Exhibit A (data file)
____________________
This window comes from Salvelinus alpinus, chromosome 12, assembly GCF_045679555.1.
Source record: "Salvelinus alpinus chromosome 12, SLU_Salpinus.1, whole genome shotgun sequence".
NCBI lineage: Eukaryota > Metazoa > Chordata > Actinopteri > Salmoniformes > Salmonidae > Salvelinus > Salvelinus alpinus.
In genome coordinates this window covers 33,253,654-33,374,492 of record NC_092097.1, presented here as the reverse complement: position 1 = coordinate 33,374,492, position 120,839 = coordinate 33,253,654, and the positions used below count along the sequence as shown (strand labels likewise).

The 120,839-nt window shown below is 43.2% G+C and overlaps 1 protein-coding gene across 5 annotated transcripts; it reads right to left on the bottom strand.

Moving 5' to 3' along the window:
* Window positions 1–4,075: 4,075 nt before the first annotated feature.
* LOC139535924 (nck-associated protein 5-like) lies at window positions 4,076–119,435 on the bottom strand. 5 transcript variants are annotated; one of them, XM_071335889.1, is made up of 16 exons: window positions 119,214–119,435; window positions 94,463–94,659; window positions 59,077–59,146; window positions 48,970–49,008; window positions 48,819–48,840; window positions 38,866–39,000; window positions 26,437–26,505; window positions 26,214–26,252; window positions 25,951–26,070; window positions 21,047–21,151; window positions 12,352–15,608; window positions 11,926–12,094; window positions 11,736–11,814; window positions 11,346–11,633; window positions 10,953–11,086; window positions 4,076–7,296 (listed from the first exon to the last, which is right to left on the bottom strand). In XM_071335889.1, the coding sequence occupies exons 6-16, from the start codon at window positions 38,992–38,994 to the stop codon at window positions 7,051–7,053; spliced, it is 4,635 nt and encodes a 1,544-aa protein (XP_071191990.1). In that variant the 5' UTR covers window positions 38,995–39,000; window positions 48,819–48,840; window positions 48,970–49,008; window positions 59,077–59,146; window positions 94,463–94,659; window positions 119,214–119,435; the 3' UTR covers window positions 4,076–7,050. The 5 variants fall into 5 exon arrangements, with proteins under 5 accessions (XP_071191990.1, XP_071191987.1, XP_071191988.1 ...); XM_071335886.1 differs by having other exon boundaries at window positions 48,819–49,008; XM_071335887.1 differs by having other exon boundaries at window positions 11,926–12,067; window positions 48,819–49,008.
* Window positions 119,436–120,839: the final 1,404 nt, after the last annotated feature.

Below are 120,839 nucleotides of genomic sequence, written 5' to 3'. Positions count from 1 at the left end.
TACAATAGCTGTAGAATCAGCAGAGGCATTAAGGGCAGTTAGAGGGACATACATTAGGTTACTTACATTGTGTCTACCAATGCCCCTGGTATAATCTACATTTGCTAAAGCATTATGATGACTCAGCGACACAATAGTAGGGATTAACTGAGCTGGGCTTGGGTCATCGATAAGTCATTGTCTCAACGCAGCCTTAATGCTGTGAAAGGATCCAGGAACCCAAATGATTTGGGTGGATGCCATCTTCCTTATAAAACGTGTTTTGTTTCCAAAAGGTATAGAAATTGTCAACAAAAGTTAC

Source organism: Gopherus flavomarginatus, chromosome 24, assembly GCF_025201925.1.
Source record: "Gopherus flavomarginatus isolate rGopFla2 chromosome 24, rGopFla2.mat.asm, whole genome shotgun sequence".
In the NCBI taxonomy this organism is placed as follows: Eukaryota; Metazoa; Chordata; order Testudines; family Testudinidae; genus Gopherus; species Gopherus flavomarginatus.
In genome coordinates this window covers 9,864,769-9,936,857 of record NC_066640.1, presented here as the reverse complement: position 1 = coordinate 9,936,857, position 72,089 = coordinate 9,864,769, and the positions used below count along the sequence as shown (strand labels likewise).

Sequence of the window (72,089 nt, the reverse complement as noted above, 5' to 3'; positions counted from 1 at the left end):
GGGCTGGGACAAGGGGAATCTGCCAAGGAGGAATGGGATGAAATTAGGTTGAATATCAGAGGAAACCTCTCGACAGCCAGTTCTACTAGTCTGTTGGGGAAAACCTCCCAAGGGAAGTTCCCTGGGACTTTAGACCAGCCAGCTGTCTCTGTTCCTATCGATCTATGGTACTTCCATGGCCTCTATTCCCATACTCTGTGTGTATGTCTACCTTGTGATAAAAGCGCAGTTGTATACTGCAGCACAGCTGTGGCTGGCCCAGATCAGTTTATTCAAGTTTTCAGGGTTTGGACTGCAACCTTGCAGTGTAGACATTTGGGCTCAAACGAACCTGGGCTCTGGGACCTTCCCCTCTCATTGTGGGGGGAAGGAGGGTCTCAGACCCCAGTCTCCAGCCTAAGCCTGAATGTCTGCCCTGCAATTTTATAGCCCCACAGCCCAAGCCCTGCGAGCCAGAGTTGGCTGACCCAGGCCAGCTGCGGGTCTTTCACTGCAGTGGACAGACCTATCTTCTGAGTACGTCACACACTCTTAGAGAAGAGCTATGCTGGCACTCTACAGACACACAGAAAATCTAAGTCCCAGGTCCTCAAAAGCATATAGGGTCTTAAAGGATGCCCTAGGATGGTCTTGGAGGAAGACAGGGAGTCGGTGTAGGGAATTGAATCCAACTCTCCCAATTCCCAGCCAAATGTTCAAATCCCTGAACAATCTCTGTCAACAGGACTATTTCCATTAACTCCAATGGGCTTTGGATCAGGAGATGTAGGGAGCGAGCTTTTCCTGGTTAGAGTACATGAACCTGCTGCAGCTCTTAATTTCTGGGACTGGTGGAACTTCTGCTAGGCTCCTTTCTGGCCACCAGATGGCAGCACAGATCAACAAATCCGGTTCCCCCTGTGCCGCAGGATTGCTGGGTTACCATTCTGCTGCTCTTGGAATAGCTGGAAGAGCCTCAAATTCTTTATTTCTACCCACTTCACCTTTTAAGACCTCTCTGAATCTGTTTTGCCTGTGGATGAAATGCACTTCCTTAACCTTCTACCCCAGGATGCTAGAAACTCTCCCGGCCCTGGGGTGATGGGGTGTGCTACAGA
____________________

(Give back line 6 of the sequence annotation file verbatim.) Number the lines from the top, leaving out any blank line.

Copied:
Moving 5' to 3' along the window: